Red Meat-Colon Cancer Link Grows
Eating Too Much Red Meat or Too Little Fish May Raise Colon Cancer Risk
WebMD News Archive
June 14, 2005 -- Eating too much red meat or not enough fish may increase
your risk of developing cancer.
Researchers say the results confirm
previous studies that have shown that
eating large amounts of red or processed meat raises the risk of colon cancer
while eating lots of fish has the opposite effect.
The study, which followed more than 500,000 men and women from 10 European
countries, showed that people who ate the most red and processed meats had a
higher risk of colon cancer than those who ate the least. Meanwhile, people who
ate the most fish had a lower risk of colon cancer.
The results appear in the June 15 issue of the Journal of the National
Red Meat Raises Cancer Risk
In the study, researchers looked at the association between how much red or
processed meats, poultry, or fish people ate and their risk of developing colon
cancer over nearly five years of follow-up.
During that time, more than 1,300 cases of colon cancer were diagnosed among
But the study showed that colon cancer was more common among heavy red and
processed meat eaters (an average of more than 5.6 ounces per day).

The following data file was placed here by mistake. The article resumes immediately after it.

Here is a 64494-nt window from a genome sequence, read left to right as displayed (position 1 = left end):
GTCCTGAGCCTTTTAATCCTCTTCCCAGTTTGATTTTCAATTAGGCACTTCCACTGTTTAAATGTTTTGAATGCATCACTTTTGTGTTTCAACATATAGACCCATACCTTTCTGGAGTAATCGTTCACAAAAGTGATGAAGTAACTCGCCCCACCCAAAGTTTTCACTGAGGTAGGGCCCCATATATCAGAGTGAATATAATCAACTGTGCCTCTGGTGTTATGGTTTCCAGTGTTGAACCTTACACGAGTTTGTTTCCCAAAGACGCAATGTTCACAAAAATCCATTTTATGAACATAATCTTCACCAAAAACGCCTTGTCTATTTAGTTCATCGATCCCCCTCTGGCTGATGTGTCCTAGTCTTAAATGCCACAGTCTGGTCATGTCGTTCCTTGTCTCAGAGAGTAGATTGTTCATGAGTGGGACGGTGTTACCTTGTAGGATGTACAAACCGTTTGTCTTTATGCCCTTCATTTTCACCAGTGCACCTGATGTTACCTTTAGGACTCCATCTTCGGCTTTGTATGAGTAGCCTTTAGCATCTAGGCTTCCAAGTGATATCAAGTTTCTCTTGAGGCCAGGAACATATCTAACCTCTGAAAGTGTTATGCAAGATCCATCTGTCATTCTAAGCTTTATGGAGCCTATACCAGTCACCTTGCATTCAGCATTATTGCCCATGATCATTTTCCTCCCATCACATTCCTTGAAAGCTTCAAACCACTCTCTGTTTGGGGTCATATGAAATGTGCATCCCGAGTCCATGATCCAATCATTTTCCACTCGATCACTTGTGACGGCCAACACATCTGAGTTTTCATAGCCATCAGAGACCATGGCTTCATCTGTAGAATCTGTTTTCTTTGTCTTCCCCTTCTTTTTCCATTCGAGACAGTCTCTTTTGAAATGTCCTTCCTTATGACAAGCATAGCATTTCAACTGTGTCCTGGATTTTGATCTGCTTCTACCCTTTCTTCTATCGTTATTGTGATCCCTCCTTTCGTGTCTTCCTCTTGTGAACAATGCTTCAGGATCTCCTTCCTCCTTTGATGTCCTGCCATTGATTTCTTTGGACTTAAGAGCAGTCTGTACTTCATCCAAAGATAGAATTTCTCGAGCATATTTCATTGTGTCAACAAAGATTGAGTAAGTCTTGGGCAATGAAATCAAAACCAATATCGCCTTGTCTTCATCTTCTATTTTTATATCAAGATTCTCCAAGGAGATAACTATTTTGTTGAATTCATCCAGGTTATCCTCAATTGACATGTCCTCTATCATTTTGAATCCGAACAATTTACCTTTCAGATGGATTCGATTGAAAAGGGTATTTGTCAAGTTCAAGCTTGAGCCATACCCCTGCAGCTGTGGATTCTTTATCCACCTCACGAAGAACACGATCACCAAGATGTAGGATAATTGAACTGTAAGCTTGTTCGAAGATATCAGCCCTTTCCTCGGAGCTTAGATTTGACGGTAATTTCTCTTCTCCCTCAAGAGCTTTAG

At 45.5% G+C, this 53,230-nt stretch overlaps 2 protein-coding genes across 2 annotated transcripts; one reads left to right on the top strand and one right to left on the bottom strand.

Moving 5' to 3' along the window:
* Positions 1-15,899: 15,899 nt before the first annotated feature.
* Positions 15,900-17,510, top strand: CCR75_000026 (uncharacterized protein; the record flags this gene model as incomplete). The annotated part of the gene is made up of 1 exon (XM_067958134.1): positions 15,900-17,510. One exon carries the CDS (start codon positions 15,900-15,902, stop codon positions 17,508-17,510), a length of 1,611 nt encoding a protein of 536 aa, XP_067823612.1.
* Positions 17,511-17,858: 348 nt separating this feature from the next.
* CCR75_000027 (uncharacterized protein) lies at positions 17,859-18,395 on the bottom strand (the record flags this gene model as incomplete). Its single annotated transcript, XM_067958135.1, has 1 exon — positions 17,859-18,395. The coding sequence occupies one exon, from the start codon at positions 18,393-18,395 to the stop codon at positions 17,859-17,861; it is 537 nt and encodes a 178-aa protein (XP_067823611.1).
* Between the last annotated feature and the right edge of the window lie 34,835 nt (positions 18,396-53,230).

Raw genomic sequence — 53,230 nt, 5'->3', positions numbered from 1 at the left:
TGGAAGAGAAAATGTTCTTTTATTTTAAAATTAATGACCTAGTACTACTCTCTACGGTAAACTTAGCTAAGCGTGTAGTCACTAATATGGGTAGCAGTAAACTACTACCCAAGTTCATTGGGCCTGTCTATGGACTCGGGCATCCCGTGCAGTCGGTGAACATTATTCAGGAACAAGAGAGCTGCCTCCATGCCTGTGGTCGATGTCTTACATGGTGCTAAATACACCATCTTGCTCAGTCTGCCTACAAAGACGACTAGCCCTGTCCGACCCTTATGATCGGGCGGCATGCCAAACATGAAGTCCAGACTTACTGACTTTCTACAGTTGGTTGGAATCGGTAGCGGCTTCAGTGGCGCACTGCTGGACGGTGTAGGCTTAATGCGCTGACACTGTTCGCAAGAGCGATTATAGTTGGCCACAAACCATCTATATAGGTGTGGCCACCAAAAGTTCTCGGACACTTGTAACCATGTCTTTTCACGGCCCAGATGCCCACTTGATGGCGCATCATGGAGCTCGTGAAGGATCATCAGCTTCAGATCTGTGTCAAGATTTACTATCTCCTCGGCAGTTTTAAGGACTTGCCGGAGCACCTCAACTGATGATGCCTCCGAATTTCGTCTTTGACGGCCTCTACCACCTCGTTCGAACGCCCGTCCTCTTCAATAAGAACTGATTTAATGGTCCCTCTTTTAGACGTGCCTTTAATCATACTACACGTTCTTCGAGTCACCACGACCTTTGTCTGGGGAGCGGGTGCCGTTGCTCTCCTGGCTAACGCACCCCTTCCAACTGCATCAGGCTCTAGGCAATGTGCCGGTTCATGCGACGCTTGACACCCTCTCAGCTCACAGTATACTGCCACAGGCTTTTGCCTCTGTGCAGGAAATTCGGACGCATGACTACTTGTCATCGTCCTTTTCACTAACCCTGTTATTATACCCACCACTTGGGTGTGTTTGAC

For example, researchers estimate that 1.71% of heavy meat eaters would
develop colon cancer during 10-year period meat compared with 1.28% among those
who ate the least (an average of less than an ounce per day).
The researchers found that the chance of developing colon cancer was higher
with processed meats compared with just red meats.
They also found that the risk of colon cancer was lower among people who ate
the most fish (an average of nearly 3 ounces per day) compared with those who
ate the least (an average of about a third of an ounce per day).
For fish, the researchers estimate that 1.28% of heavy fish eaters would
develop colon cancer during a 10-year period compared with 1.86% of those who
ate the least amount of fish.
There was no link between poultry consumption and colon cancer risk.
Researchers say an estimated 70% of colon cancer cases could be avoided
through changes in lifestyle in Western countries.